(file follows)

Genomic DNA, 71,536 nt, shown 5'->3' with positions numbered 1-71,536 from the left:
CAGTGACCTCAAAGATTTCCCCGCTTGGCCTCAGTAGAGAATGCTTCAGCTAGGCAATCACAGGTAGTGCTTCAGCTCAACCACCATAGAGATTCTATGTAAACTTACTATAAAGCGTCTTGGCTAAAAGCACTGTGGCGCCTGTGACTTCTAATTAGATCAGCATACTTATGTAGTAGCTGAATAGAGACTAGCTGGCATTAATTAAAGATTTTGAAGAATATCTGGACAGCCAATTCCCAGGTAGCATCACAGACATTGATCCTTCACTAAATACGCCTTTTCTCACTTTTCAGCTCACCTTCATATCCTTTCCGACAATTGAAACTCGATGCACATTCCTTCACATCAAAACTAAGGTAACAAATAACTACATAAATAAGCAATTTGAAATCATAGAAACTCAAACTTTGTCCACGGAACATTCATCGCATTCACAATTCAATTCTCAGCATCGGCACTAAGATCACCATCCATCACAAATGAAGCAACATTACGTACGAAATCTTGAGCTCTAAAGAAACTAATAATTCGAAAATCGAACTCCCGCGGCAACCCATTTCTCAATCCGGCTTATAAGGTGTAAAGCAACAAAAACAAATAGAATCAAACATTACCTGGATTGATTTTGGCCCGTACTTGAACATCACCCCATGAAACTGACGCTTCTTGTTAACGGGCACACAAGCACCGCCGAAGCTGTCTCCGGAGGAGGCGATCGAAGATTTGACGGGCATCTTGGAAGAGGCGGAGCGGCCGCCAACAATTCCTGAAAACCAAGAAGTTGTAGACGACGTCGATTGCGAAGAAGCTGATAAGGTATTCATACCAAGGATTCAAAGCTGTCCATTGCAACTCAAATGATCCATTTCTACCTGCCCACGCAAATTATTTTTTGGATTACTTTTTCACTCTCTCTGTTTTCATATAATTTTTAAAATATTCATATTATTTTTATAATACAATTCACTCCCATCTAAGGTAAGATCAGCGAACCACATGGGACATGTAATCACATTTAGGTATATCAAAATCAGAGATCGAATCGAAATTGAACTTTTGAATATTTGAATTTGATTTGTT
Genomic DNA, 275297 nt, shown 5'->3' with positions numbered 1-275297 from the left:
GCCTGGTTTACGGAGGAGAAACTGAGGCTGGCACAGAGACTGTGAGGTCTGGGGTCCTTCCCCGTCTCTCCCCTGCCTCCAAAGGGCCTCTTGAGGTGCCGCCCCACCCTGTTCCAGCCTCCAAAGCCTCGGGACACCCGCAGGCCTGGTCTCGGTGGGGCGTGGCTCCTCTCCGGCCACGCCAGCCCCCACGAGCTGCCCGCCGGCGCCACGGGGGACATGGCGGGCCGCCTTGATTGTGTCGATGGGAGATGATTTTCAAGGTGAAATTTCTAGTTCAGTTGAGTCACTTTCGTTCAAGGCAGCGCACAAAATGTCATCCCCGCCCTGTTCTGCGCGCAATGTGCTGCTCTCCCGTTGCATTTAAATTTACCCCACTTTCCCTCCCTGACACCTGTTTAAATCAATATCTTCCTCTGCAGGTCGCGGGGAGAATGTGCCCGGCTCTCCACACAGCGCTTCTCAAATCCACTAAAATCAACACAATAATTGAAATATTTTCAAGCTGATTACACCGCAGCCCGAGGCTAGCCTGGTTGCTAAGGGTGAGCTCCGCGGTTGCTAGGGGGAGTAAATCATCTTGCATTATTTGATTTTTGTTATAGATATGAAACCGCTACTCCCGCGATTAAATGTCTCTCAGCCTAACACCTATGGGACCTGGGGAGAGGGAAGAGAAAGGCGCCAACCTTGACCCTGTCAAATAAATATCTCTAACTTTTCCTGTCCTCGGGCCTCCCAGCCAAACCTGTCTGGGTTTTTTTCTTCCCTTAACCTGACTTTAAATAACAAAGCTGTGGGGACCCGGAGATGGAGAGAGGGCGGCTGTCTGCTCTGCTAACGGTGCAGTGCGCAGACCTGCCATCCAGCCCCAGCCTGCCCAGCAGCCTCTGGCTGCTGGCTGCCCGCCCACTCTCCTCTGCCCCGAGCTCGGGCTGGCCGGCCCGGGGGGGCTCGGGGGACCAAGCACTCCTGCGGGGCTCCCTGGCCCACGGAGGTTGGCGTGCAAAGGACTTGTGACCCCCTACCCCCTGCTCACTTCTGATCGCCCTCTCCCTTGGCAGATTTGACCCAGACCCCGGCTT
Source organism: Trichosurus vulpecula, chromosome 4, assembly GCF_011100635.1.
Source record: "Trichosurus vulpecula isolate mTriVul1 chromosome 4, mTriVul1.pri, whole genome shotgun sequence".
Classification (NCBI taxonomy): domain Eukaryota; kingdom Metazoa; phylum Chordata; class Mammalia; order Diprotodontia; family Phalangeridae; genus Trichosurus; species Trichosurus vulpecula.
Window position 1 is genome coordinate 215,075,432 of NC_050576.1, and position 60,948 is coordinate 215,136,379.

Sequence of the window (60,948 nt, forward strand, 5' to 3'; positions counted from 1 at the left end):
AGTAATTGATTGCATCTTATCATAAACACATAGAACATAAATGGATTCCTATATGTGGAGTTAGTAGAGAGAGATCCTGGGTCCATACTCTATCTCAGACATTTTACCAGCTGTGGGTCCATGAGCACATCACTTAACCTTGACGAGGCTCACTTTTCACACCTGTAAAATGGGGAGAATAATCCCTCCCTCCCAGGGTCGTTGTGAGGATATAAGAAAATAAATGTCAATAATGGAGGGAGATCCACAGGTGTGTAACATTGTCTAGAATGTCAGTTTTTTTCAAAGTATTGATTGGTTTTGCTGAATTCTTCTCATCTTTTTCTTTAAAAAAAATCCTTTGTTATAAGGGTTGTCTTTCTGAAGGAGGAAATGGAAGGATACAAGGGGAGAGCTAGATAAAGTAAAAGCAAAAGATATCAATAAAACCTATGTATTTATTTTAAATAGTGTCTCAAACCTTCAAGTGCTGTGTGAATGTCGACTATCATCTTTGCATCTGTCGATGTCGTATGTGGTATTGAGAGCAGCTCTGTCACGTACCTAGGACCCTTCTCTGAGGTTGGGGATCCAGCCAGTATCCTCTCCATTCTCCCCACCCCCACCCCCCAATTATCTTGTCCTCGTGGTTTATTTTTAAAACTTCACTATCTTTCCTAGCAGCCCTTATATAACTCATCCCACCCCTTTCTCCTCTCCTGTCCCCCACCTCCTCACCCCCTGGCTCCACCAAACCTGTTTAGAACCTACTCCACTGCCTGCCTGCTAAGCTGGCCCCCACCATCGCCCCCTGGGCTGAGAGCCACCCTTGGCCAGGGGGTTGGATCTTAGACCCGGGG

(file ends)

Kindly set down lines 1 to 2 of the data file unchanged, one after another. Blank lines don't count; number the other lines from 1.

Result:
Genomic DNA, 71,536 nt, shown 5'->3' with positions numbered 1-71,536 from the left:
CAGTGACCTCAAAGATTTCCCCGCTTGGCCTCAGTAGAGAATGCTTCAGCTAGGCAATCACAGGTAGTGCTTCAGCTCAACCACCATAGAGATTCTATGTAAACTTACTATAAAGCGTCTTGGCTAAAAGCACTGTGGCGCCTGTGACTTCTAATTAGATCAGCATACTTATGTAGTAGCTGAATAGAGACTAGCTGGCATTAATTAAAGATTTTGAAGAATATCTGGACAGCCAATTCCCAGGTAGCATCACAGACATTGATCCTTCACTAAATACGCCTTTTCTCACTTTTCAGCTCACCTTCATATCCTTTCCGACAATTGAAACTCGATGCACATTCCTTCACATCAAAACTAAGGTAACAAATAACTACATAAATAAGCAATTTGAAATCATAGAAACTCAAACTTTGTCCACGGAACATTCATCGCATTCACAATTCAATTCTCAGCATCGGCACTAAGATCACCATCCATCACAAATGAAGCAACATTACGTACGAAATCTTGAGCTCTAAAGAAACTAATAATTCGAAAATCGAACTCCCGCGGCAACCCATTTCTCAATCCGGCTTATAAGGTGTAAAGCAACAAAAACAAATAGAATCAAACATTACCTGGATTGATTTTGGCCCGTACTTGAACATCACCCCATGAAACTGACGCTTCTTGTTAACGGGCACACAAGCACCGCCGAAGCTGTCTCCGGAGGAGGCGATCGAAGATTTGACGGGCATCTTGGAAGAGGCGGAGCGGCCGCCAACAATTCCTGAAAACCAAGAAGTTGTAGACGACGTCGATTGCGAAGAAGCTGATAAGGTATTCATACCAAGGATTCAAAGCTGTCCATTGCAACTCAAATGATCCATTTCTACCTGCCCACGCAAATTATTTTTTGGATTACTTTTTCACTCTCTCTGTTTTCATATAATTTTTAAAATATTCATATTATTTTTATAATACAATTCACTCCCATCTAAGGTAAGATCAGCGAACCACATGGGACATGTAATCACATTTAGGTATATCAAAATCAGAGATCGAATCGAAATTGAACTTTTGAATATTTGAATTTGATTTGTT